A few well-written words can convey a wealth of information, particularly when there is no lag time between when they are written and when they are read. The IPS blog gives you an opportunity to hear directly from IPS scholars and staff on ideas large and small and for us to hear back from you.
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Entries since January 2013Page Previous 1 • 2 • 3 Next
January 18, 2013 · By Sarah Anderson
Republicans seem to have something against tax increases. I get that. But it's still not crazy to think we can win some important revenue battles during Obama 2.0. And given this country's pressing needs – from repairing our infrastructure to rehiring teachers – it would be crazy not to try.
A big question, of course, is how to peel off the 17 House Republicans needed to win anything (assuming all Dems and President Obama are in favor). Openings will come, though, when Republicans need votes from across the aisle on something or other. The even more important challenge is to push progressive reforms into the center of the debate so they get plucked when the stars are aligned.
Here are four that are not only solidly progressive but also have bipartisan potential:
1. Close the carried interest loophole
OK, people, if we can't fix this one during the second Obama administration, I'm giving up on Washington once and for all and becoming a goatherder. How can we continue to allow gazillionaires to pay only a 15 percent tax rate on the profit share ("carried interest") they get paid to manage hedge and private equity funds?
Ray Dalio of Bridgewater Associates, for example, was the highest-earning hedge fund manager in 2011, raking in $3 billion. Forbes calculates that if Dalio had paid ordinary income tax rates, he would have contributed an extra $450 million to the Treasury.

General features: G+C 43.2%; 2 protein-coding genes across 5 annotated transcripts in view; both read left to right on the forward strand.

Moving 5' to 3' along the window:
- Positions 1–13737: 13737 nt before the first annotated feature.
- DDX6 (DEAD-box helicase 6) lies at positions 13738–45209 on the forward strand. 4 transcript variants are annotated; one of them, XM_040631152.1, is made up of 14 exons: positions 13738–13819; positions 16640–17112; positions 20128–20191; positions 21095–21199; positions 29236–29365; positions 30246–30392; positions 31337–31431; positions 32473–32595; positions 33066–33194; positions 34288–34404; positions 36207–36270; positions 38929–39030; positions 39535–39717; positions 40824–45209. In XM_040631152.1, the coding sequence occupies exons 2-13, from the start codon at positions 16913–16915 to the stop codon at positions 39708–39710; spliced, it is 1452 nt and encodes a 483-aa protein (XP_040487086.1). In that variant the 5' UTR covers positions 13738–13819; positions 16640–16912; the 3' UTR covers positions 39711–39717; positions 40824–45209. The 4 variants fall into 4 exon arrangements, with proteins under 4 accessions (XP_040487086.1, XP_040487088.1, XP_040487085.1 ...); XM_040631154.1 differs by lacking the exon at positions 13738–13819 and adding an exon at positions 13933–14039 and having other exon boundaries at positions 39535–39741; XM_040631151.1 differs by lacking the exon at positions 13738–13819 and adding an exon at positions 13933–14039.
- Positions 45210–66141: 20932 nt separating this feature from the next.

The loophole is so off-the-charts absurd even some hedge fund managers are ready to give it up. Bill Ackman, of Pershing Square Capital, has said he expects the loophole to disappear and thinks his peers won't even mind that much.
Formerly problematic Dems have also changed their tune. Back in 2007, a fix passed the House but never made it through the Democratic-controlled Senate because of obstructionism from Senator Chuck Schumer (D-NY). Thankfully the Senator from Wall Street land has had a rethink.
2. Cap the deductibility of executive pay
The more corporations pay their CEO, the less they owe in taxes. A 1993 law aimed to fix this perverse incentive by capping executive pay deductions at $1 million. The problem is it left a huge loophole for "performance-based" pay. Oracle CEO Larry Ellison, for example hauled in $76 million in stock options and other so-called "performance-based" pay in 2011 – all of it fully deductible. And contrary to Clinton era thinking, stock options do not improve performance. This became abundantly clear after the dot-com crash and the 2008 crisis, when boards helped CEOs recoup their losses by handing out boatloads of new options.
As for bipartisan, "purple" potential, Senator John McCain (R-AZ) co-sponsored a bill in 2009 that would've tightened up the loophole and former Senate Finance Chairman Charles Grassley (R-IA) has made supportive comments. There are also two recent precedents. Both the bank bailout and the health care reform legislation included $500,000 caps on pay deductibility with no performance pay exemptions for financial and health insurance executives. Guess what? The world didn't end.
3. Adopt a financial transaction tax
This is the idea of putting a very small tax on each trade of stocks, bonds, and derivatives. Tax the Wall Street casino? Fat chance, you might say. But there's actually huge momentum on this, both at the grassroots and the policy level.
About a dozen European governments have committed to coordinate such a tax. The details still need to be hammered out, but the proposal on the table is for a tax of 0.1 percent on stock and bond trades and 0.01 percent on derivatives.
Sure, you might say, but have Europeans ever met a tax they didn't like? How are you going to sell this in the land of the "free"?
One major selling point is that by taxing each trade, this tax would discourage the controversial high-speed trading that now dominates markets. The chief economist at the Commodity Futures Trading Commission, the nation's top derivatives regulator, recently found that this automated speed trading is sucking significant profits from traditional investors. And a growing number of these traditional investors are coming out in support of financial transaction taxes.
Even for tea partiers, if forced to pick from a menu of options for raising massive revenue, what do you think they'd go for? One of the numerous proposals (e.g., value added taxes) that would hit the middle class? Or one targeted at the bigtime gamblers on Wall Street who benefited the most from the bailout so hated by the tea party?
4. Close offshore tax havens loopholes